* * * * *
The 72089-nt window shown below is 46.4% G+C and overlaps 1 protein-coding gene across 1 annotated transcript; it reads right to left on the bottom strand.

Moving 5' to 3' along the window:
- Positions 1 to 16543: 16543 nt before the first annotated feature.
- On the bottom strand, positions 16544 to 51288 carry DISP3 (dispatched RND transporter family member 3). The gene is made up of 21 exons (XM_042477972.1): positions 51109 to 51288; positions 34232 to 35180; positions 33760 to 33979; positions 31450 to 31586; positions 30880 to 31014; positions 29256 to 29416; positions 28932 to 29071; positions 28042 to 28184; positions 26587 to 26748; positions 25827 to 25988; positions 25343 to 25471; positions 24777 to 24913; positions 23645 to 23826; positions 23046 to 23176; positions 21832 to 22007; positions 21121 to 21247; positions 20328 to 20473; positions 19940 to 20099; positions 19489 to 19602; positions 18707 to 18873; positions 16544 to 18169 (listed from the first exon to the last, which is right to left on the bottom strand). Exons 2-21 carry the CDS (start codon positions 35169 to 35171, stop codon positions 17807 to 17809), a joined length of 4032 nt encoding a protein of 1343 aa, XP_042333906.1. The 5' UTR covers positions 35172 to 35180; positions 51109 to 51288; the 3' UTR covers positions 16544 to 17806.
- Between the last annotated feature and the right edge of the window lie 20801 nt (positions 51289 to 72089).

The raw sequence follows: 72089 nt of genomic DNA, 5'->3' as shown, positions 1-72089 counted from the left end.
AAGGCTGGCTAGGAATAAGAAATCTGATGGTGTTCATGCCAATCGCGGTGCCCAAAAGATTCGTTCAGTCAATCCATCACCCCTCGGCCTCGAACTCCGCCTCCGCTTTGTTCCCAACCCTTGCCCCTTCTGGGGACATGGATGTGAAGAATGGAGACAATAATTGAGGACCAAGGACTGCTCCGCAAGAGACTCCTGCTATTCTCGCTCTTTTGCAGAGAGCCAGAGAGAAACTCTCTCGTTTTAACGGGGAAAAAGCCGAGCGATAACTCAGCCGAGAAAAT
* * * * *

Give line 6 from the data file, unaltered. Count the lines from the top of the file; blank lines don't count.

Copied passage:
The raw sequence follows: 72089 nt of genomic DNA, 5'->3' as shown, positions 1-72089 counted from the left end.